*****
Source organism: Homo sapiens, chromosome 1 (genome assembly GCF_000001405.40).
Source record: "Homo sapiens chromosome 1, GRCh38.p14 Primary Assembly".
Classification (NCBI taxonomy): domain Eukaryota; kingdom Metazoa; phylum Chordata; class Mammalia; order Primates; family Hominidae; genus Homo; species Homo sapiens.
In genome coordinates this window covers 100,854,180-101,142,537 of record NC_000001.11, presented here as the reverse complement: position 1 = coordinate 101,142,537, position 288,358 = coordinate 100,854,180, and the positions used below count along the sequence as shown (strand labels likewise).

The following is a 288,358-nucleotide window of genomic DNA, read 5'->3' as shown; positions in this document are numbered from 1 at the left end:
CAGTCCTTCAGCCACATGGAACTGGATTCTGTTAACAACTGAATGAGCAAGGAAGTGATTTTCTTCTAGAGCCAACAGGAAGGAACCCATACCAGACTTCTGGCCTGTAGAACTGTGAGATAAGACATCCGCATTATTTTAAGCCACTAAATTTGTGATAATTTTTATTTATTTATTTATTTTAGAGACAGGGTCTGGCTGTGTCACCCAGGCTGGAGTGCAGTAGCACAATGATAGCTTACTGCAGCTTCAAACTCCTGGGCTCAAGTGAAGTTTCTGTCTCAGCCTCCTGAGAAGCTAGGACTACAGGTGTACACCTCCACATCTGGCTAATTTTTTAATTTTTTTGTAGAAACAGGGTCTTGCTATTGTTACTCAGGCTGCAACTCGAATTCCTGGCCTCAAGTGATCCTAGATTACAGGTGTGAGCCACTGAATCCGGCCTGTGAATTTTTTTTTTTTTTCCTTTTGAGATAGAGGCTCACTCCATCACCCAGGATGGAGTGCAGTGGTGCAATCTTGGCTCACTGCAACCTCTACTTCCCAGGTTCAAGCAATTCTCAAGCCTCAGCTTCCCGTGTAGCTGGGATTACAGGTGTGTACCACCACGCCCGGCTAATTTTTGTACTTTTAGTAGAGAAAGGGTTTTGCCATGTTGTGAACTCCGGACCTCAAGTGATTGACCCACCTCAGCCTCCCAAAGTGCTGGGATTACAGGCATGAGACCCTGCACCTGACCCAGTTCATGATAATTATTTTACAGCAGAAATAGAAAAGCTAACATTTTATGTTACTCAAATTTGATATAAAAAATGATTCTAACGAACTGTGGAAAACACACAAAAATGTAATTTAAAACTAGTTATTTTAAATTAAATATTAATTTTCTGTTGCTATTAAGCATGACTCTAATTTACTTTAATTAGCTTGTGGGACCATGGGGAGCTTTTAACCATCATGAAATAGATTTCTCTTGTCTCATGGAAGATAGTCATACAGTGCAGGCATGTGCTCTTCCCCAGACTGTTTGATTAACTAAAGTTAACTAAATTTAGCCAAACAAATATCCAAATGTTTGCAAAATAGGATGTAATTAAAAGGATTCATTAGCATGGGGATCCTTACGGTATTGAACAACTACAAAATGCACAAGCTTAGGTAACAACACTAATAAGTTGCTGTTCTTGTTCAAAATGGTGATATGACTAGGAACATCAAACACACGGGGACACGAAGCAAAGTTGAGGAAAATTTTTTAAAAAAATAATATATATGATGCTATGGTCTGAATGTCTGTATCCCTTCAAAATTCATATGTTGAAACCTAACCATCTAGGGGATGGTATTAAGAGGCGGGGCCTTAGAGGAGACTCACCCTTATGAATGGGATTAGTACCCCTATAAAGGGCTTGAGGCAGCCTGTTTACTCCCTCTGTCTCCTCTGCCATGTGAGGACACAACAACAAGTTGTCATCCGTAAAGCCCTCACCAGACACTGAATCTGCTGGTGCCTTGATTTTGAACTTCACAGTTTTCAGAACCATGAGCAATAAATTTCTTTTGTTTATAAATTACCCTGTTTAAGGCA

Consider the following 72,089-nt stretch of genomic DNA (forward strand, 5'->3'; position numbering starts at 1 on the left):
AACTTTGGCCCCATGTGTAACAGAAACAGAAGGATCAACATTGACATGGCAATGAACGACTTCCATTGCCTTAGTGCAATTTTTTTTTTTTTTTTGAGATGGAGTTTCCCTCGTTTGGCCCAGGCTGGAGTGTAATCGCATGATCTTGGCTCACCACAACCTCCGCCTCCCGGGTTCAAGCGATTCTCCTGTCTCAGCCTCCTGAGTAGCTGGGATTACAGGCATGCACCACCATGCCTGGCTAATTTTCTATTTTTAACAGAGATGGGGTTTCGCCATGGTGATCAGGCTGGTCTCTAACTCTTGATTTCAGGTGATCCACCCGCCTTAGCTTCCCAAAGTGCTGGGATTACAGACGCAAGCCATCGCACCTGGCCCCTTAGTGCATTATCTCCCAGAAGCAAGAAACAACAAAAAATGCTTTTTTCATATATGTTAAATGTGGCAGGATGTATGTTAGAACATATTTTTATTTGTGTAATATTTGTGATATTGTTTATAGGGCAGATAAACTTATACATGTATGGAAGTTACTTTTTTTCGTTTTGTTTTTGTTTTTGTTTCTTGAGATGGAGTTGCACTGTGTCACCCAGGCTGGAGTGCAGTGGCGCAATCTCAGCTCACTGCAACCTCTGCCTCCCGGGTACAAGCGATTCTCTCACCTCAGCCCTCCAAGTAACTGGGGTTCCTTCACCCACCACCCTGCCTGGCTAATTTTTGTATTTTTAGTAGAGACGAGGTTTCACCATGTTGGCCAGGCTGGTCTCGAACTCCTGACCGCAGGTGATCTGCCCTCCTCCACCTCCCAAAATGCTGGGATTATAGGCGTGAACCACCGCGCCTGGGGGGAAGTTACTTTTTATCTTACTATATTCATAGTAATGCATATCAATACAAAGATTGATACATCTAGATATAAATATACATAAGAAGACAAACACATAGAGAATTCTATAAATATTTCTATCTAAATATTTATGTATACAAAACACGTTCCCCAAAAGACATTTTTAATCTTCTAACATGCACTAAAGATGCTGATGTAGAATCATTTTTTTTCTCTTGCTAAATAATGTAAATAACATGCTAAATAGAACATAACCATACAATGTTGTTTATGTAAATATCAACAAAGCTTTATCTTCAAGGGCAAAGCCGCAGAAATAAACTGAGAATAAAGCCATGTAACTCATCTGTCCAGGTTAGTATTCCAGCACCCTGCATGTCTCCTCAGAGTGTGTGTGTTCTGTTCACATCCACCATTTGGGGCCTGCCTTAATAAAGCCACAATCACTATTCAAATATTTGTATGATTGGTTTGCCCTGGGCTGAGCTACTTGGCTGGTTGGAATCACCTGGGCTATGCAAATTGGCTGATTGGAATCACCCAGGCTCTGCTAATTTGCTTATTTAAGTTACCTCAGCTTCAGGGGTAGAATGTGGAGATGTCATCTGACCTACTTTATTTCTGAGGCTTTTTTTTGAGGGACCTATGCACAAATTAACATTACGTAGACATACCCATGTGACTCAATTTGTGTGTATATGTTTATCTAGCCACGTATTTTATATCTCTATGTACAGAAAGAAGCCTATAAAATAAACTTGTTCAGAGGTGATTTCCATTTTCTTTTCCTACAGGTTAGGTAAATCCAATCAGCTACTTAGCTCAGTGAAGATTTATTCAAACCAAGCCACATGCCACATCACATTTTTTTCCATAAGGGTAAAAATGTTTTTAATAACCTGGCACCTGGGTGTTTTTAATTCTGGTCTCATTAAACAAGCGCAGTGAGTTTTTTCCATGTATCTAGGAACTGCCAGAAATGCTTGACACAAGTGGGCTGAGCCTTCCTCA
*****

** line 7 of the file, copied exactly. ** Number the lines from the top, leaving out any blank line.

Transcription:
Consider the following 72,089-nt stretch of genomic DNA (forward strand, 5'->3'; position numbering starts at 1 on the left):